Monday, May 25, 2009

Easter Bees

In this, my blog’s latest installment of commentary on De Virginibus, St. Ambrose compares consecrated virgins to bees, taking his inspiration from the honeycomb mentioned in the Song of Songs 5:1.* (For previous entries from this blog on De Virginibus, see here, here, and here. To read Book I of De Virginibus in its entirety, click here.)

At first, I thought that this seemed like a weird metaphor—I for one would not have thought to compare consecrated virgins to insects!—and saying that it was implied by the honeycomb in the Song of Songs seemed like a bit of a “stretch.” But in some ways this particular section seemed very appropriate to post while we’re still in the remainder of the Easter season. Specifically, because bees also find their way into the Exultet, perhaps the most magnificent and moving of the Church’s Easter hymns, which is sung in conjunction with the lighting of the Pascal candle.

The Easter bees are unfortunately lost in translation right now, (though this might change when the new English translation of the Liturgy comes out) so you probably didn’t hear about them when you went to the Easter Vigil this year. However, here is an English translation of their mention in the Latin Exultet:

Therefore, in this night of grace,
accept, O Holy Father, the evening sacrifice of this praise,
which Holy Church renders to You
in the solemn offering of this waxen candle
by the hands of Your ministers from the work of bees.

We are knowing now the proclamations of this column,
which glowing fire kindles in honor of God.
Which fire, although it is divided into parts,
is knowing no loss from its light being lent out.
For it is nourished by the melting streams of wax,
which the mother bee produced for the substance of this precious torch.**

Here, bees are beautiful because they are fruitful, and their fruitfulness comes to serve an exceptionally noble purpose—namely, the praise of God. Thus in this section of De Virginibus, St. Ambrose describes consecrated virgins as being like these “Easter bees” in their life of prayer. Emphases, in bold, and comments, in red, are mine.

Taking the passage concerning the honeycomb in the Song of Songs, he expounds it, comparing the sacred virgins to bees.

40. Let, then, your work be as it were a honeycomb, for virginity is fit to be compared to bees, so laborious is it, so modest, so continent. The bee feeds on dew, it knows no marriage couch, it makes honey. The virgin’s dew is the divine word, for the words of God descend like the dew. The virgin’s modesty is unstained nature. The virgin’s produce is the fruit of the lips, (i.e., prayer) without bitterness, abounding in sweetness. They work in common, and their fruit is in common. (Although some consecrated virgins of St. Ambrose’s time did live together in sort of proto-convents, they do not seem to have had the emphasis on the “common life” the same way that later, truly monastic religious Orders like the Benedictines would. So I think that the common “work” and “fruit” mentioned here probably represent the prayer of consecrated virgins. If consecrated virgins were charged with liturgical prayer in St. Ambrose’s day as they are now, then this common work and fruit could refer to the unity of the voice of the Church at prayer.)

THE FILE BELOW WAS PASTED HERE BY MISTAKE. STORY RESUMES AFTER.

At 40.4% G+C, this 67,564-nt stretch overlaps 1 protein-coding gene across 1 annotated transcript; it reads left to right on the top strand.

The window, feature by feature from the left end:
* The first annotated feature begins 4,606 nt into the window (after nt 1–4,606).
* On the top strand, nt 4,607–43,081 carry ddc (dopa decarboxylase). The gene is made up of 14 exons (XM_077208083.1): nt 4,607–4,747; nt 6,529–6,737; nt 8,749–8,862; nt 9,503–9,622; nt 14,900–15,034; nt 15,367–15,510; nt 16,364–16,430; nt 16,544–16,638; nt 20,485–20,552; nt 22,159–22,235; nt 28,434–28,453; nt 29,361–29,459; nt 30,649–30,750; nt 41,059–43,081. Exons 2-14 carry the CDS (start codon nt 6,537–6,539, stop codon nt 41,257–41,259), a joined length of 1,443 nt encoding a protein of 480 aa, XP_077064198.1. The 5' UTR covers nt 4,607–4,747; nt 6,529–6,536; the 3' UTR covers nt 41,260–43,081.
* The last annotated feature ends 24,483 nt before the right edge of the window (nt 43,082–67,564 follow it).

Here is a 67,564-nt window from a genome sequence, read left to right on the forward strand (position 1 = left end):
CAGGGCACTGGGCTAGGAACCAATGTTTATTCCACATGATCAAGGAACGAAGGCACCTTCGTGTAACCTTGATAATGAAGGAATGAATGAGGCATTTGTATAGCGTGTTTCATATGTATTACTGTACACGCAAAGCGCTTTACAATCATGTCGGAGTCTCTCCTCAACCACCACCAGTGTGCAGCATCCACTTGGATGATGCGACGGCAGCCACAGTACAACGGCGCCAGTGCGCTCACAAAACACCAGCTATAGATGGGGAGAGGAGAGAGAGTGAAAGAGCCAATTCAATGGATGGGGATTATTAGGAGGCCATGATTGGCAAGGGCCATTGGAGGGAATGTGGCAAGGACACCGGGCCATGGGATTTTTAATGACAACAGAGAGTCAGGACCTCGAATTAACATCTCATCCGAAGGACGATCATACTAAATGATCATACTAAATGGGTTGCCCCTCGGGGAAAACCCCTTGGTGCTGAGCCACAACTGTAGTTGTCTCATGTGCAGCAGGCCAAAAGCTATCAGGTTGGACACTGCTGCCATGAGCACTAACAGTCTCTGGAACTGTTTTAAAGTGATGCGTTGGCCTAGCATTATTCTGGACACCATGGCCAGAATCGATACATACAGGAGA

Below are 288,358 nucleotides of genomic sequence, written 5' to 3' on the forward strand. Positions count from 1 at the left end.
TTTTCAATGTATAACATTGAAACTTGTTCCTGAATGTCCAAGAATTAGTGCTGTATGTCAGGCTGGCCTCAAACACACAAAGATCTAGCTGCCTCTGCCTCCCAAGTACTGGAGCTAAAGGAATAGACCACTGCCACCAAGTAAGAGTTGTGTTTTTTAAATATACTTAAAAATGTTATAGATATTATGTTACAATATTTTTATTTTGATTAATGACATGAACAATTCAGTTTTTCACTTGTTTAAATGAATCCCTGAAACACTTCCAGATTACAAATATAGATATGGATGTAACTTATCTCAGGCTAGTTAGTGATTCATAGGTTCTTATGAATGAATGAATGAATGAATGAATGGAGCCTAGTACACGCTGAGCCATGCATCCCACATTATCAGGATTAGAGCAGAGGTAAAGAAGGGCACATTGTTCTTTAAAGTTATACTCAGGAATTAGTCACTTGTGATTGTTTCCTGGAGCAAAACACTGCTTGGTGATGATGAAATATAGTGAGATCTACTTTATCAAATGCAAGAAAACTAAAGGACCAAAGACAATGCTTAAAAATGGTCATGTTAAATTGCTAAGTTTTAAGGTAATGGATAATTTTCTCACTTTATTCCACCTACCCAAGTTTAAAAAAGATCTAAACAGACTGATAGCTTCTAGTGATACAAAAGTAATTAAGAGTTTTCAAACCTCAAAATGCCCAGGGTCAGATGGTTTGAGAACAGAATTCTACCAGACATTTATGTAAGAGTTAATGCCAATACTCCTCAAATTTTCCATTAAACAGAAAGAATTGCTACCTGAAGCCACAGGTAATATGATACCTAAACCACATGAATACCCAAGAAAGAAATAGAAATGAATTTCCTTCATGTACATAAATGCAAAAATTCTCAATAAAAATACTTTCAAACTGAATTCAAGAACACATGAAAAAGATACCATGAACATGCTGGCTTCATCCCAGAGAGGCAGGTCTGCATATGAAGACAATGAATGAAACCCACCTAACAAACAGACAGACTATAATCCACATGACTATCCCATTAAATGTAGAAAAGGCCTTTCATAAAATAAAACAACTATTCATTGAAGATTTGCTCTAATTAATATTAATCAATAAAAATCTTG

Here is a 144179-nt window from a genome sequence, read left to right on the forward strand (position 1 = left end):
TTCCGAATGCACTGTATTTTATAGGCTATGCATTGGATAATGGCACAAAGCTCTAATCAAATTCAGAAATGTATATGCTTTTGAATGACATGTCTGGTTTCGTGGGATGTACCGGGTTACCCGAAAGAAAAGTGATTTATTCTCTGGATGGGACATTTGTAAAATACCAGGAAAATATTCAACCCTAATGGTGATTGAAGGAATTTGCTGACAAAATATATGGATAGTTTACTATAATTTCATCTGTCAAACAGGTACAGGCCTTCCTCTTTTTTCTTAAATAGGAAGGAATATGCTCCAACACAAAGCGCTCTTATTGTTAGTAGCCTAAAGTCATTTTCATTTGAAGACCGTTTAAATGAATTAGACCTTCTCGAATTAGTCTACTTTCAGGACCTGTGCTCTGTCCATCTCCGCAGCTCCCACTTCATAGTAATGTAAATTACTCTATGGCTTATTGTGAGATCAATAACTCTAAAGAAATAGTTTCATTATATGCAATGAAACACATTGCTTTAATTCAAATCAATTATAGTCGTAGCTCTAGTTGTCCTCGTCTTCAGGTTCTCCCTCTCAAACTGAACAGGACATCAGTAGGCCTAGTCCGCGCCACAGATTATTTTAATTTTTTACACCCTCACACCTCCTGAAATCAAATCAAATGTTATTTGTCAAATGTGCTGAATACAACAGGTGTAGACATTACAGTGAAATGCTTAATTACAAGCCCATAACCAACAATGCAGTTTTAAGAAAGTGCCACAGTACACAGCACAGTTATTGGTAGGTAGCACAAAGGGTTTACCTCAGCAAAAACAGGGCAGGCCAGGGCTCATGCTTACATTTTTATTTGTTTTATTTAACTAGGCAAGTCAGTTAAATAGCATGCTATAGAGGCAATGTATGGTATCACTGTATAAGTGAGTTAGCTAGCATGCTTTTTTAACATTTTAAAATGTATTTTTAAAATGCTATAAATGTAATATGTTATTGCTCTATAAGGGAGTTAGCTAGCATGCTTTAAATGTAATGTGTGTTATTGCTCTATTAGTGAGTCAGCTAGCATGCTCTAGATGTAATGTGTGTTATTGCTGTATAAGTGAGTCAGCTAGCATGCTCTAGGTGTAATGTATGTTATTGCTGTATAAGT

41. How I wish you, my daughter, to be an imitator of these bees, whose food is flowers, (“Food” here probably means the contemplative reading of Scripture) whose offspring is collected and brought together by the mouth. Do imitate her, my daughter. Let no veil of deceit be spread over your words; let them have no covering of guile, that they may be pure, and full of gravity.

42. And let an eternal succession of merits be brought forth by your mouth. Gather not for yourself alone (for how do you know when your soul shall be required of you?), lest leaving your granaries heaped full with corn, which will be a help neither to your life nor to your merits, you be hurried thither where you cannot take your treasure with you. Be rich then, but towards the poor, that as they share in your nature they may also share your goods. (Here is a call for consecrated virgins to live a life of generosity. I think that modern consecrated virgins—even when they are full-time graduate students and therefore somewhat materially poor!—can still be generous with their time, prayers, concern for other, and friendship. In my own life, I find that it’s important for me to renew my decision to “give of myself” every day.)

43. And I also point out to you what flower is to be culled, that one it is Who said: I am the Flower of the field, and the Lily of the valleys, as a lily among thorns, (This seems like an allusion to the Eucharist) which is a plain declaration that virtues are surrounded by the thorns of spiritual wickedness, so that no one can gather the fruit who does not approach with caution. (I’m very glad that St. Ambrose makes this last point. I think you could read this line as a reference to the persecution from “the world” that those truly striving for holiness will inevitable face at some time. But my though is that St. Ambrose is actually trying to draw our attention to the fact that attempting to scale the heights of virtue leaves one with the danger of potentially having farther to fall. My thought is that this is partially why consecrated virginity requires a very solid “human formation.” That is, if a person is not well-balanced on a natural level, then the practice of the supernatural virtue of virginity is likely to exacerbate that person’s emotional, human problems.)